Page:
Comprises: (1) 3 boxes containing editorial correspondence from the First World War period (1914-1919), including some 600 autograph typescript and manuscript letters to Clifford Sharp and almost a thousand carbon copies of replies by him and his editorial staff, including John Collings Squire, concerning a wide range of social and political issues of the time, notably, government policy, war strategy, Russia, Yugoslavia, conscientious objection, the suffragette movement, socialism, and education, correspondents including G.B. Shaw, Sidney and Beatrice Webb, Arnold Bennett, W.B. Yeats, H.G. Wells, and Walter de la Mare; and (2) 1 box (Box 4) containing more recent literary material spanning the period from 1960 to 1983, namely (a) book reviews, with some articles and other prose submissions, all principally typescript but with frequent editorial markings and sometimes associated correspondence; (b) poems submitted for publication, typescript, again with frequent editorial markings and in some cases associated correspondence; (c) correspondence relating to Stevie Smith, including correspondence between her and Anthony Thwaite; and (d) a small amount of miscellaneous correspondence.
Correspondence and literary papers associated with the New Statesman, 1914-1919 and 1960-1983
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- ReferenceGB 206 Brotherton Collection MS 20c New Statesman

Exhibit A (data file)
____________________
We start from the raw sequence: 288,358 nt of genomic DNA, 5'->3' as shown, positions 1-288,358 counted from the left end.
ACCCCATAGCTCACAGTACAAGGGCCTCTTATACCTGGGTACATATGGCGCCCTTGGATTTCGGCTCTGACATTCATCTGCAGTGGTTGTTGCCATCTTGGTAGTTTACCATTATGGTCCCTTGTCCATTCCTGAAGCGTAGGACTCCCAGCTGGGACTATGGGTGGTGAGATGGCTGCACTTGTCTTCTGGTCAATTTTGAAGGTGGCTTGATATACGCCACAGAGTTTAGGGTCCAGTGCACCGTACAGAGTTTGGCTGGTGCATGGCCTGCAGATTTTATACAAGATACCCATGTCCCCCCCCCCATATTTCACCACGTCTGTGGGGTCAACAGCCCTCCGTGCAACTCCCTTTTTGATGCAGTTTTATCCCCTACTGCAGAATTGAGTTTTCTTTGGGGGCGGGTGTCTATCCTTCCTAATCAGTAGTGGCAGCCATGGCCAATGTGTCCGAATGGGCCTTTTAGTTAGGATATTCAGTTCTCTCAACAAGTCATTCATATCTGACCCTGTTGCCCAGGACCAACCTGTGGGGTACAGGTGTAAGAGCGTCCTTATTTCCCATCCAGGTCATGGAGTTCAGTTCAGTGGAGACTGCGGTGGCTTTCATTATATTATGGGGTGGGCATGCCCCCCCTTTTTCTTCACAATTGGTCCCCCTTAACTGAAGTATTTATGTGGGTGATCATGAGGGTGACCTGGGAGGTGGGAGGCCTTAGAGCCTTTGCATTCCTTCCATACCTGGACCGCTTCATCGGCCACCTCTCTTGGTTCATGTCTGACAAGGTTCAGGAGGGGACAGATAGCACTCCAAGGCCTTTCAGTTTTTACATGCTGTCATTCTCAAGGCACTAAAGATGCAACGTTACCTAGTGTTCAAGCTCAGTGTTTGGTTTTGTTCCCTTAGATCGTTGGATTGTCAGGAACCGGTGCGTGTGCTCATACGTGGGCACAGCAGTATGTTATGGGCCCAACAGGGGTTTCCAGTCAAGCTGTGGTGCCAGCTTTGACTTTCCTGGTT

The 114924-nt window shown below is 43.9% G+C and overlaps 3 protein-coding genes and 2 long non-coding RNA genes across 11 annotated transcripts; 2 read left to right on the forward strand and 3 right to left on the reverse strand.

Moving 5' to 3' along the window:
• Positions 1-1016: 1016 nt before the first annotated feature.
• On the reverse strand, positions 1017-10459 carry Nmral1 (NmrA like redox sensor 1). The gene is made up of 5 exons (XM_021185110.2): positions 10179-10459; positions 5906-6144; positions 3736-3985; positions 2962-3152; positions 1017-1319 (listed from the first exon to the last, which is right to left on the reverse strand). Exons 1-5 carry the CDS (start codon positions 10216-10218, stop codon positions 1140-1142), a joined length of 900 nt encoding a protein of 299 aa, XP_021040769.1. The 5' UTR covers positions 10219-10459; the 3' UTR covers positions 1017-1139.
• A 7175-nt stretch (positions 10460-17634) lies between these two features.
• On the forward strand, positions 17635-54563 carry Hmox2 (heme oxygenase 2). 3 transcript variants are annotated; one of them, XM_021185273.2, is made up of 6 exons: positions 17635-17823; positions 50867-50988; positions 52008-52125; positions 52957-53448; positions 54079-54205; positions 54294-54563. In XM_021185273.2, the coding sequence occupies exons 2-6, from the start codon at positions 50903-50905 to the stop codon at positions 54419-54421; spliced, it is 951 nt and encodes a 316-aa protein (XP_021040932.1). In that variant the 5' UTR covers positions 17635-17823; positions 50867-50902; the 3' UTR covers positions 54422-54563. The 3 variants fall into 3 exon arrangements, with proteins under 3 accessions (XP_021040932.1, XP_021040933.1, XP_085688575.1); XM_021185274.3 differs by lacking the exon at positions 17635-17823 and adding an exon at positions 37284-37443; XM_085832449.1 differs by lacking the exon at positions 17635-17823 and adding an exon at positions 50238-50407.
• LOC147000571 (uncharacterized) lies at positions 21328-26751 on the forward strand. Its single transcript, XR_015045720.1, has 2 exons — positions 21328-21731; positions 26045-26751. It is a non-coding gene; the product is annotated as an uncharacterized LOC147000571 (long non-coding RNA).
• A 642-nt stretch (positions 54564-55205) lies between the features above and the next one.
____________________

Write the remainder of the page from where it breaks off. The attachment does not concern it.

- Dates of Creation1914-1983
- Name of Creator
- Language of MaterialEnglish
- Physical Description4 boxes; manuscript, typescript, press cuttings, and printed material (some photocopy).
Scope and Content
Administrative / Biographical History
The New Statesman is a British weekly periodical representing the political and social views of the left as a counterbalance to the long-established right-wing Spectator (1828-). It was founded in 1913 by members of the Fabian Society, notably Sidney and Beatrice Webb and George Bernard Shaw. Its first editor was Clifford Sharp, although during his absence on military service in 1917-1918 John Collings Squire became its acting editor. Its influence increased during the post-war years, and when Kingsley Martin became editor in 1931 it merged with two competitors, The Athenaeum and The Nation, to become known until 1957 as The New Statesman and Nation. By 1945 its weekly circulation reached 70,000, and in its heyday in the mid 1960s circulation exceeded 90,000, so that it was indisputably the leading voice in British political commentary. The periodical has always had a significant literary content and interest in addition to its social and political emphasis, so that many prominent literary figures have over the years become associated with it in its correspondence columns, book reviews, and published poetry.
In the 1914-1919 period each correspondent was allocated a numbered file by the New Statesman office and the archive has been retained in this order.
Conditions Governing Access
Access is unrestricted.
Purchased with assistance from the Purchase Grant Fund administered by the Victoria and Albert Museum on behalf of the Museums and Galleries Commission, 1996.
Other Finding Aids
The contents are described in detail in Handlist 150. The letters are included in the Library's Letters database http://www.leeds.ac.uk/library/spcoll/letters/letlink.htm#newstatesman